6. #6 The flying Trilobite
    October 31, 2007

    Fascinating. Read this last night and found myself thinking about it on my coffee-accompanied walk to work. Does the caffeine speed anything up? I certainly feel more neuronally-dense and connected.

    Thanks for that post, Lua Yar.

    (By the way, do you get a lot of comments about the classic videogame Yar’s Revenge? ‘Cuz if you are a giant space insect destroying installations, I, for one, would like to extend my servitude. Ok. Now you can make all the “Mellow Yellow” jokes you want about my name.)

  7. #7 Bunjo
    October 31, 2007

    Curious. I’ve read that a new habit takes 21 days to be formed and 63 days to become ’embedded’. I imagine that forming habits and integrating new neural cells must correlate… I wonder if the 63 days are needed to de-tune any conflicting old habits/old neural connections?

  8. #8 Eamon Knight
    October 31, 2007

    I’d heard something along these lines before, as being part of the reason it takes anti-depressants three or four weeks to take effect.

  9. #9 goodtime johnny
    October 31, 2007

    Interesting in another way. T-cells and b-cells have to “mature” before being let loose in the body. However, “learn” in this case actually is being tested to see if they respond appropriately. If they respond to too many possible surface proteins they are destroyed because they will mis-flag cells as being invaders and cause an auto-immune type response. On the other hand, if they never identify anything as non-self, they have no use in the immune system and are destroyed.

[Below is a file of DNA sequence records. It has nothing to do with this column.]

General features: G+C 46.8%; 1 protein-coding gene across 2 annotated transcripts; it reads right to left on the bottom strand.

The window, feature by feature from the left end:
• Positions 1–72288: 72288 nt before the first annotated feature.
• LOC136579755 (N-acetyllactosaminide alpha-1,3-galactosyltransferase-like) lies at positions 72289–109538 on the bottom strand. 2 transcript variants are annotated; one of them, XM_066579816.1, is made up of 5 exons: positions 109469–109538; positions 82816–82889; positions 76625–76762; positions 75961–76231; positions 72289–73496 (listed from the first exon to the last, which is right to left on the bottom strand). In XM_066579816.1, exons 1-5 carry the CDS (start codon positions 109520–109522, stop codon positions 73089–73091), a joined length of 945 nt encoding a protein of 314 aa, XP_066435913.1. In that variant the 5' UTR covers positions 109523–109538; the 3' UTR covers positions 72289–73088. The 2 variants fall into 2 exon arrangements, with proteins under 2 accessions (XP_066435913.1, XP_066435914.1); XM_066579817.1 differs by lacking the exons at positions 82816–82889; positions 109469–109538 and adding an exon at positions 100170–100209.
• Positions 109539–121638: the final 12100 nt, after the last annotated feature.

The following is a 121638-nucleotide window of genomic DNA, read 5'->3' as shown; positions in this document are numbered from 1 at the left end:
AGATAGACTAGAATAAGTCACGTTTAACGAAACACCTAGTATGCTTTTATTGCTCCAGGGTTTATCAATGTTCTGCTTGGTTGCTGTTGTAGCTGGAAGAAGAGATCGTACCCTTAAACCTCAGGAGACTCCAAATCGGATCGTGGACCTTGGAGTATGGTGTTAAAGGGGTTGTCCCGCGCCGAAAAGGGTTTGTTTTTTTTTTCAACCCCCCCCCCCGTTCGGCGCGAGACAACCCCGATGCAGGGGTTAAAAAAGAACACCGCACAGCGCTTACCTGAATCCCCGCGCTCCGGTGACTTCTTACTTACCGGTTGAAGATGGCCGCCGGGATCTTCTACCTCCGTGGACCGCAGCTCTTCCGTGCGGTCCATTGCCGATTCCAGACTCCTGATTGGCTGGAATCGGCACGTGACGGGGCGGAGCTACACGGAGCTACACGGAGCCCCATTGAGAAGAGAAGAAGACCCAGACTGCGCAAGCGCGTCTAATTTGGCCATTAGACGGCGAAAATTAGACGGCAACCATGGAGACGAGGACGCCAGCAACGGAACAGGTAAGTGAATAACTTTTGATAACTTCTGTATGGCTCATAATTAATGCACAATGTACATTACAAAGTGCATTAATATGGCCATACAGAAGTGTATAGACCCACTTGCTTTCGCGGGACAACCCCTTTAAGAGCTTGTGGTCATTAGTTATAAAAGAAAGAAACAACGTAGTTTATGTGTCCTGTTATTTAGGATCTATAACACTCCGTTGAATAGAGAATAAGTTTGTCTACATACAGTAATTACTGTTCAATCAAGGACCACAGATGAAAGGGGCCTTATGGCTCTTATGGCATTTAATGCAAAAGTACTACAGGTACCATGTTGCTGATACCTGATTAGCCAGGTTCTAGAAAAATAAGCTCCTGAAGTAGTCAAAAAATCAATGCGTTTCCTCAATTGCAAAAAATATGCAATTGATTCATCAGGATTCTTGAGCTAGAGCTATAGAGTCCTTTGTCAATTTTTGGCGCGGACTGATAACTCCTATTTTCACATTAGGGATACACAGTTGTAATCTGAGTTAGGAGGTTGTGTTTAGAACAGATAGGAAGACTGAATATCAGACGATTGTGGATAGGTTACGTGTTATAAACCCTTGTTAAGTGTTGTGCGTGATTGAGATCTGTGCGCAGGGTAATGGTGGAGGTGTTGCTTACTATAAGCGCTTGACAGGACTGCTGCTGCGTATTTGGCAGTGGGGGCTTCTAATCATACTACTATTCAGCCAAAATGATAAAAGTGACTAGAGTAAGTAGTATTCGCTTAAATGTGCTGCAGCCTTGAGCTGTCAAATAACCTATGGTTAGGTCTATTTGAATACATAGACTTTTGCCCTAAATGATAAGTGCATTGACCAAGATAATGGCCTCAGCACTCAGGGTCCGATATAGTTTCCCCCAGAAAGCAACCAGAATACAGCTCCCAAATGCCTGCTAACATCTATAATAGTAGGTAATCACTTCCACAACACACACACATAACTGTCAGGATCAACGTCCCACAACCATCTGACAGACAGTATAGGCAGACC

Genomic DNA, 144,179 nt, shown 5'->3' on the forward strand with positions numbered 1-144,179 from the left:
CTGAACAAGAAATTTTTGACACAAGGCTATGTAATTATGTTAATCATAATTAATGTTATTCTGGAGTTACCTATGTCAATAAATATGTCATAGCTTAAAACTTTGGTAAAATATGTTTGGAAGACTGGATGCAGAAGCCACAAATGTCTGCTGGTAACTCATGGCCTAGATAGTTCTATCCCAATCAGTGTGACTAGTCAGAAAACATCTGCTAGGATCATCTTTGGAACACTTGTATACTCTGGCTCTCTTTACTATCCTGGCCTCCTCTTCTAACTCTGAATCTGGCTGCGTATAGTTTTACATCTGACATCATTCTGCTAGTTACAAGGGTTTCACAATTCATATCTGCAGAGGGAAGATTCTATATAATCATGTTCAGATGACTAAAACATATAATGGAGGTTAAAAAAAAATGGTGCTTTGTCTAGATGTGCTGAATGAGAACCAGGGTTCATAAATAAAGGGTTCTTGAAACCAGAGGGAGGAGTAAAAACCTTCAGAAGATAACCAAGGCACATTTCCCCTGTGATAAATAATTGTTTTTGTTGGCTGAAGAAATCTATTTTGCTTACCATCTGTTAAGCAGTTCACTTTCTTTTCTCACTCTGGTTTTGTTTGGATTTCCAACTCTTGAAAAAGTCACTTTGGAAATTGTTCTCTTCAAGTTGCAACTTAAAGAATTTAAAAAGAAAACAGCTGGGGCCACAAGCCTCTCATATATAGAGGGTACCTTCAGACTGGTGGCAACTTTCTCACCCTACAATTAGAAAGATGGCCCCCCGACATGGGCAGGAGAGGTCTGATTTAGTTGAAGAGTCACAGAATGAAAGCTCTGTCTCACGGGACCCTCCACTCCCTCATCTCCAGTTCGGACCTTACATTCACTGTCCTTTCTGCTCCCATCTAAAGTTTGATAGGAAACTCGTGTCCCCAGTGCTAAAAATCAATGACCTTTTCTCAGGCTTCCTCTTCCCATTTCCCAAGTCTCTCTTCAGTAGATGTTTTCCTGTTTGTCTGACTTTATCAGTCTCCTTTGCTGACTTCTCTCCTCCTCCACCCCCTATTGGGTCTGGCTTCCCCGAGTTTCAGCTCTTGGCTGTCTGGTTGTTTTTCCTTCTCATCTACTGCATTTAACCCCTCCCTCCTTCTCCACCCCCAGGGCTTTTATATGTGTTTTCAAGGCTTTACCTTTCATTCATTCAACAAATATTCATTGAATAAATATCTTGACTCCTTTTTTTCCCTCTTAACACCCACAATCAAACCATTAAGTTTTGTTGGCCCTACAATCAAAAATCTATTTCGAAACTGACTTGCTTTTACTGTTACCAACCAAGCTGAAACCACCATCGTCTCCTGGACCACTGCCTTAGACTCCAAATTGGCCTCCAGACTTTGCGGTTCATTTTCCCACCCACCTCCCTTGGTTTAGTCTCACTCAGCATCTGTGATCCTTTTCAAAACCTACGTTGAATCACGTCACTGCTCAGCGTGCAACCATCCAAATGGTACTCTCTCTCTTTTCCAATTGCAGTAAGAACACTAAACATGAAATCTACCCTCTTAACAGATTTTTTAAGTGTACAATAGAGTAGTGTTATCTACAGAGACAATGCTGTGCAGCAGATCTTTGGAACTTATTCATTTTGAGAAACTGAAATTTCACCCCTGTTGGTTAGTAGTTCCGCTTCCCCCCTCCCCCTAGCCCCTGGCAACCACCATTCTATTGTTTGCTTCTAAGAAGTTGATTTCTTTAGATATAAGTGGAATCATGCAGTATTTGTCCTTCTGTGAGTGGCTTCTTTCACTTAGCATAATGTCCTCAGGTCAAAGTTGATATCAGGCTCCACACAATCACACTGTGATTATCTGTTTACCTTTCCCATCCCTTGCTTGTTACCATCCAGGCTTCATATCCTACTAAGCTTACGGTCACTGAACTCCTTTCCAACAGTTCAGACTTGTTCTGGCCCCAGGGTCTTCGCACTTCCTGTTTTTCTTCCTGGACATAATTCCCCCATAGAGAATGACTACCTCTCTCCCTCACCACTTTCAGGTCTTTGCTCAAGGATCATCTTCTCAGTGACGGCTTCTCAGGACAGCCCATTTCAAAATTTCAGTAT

I wonder whether neural cells that fail to function correct are destroyed?

    BTW, I’m not supposing there is anything similar in the mechanisms involved, but there may be a fundamental principle of cellular “learning” involved here.

  10. #10 LeeLeeOne
    October 31, 2007

    Can this be “reduced” to simplified mathematics, i.e., simple statistical analysis (blech!) [as so many of my personal colleagues seem to revel in]?

    Sorry… am having a bad day with co-workers and their arguments for/against behaviors, ideology, social linguistics, analysis, etc.

    This is the wrong box for discussion? Probably.

    Long day with patients and personal research. Isn’t college fun?!

  11. #11 Ichthyic
    October 31, 2007

    The main concern is about neurons firing inappropriately, which could cause seizures or cognitive dysfunction.

    PZ, you should send a copy of this article to Michael Egnor ASAP.

  12. #12 Evan Garber
    November 1, 2007

    Is there a recognize mechanism that prevents premature integration possessed by mature cells – or neural networks? If so, how does it operate and what happens when it malfunctions – are there diseases which are the result of such failure – or cause failure? some questions – may be irrelevant or wrongly focused, if the mechanism is solely contained within the new cells.

New comments have been temporarily disabled. Please check back soon.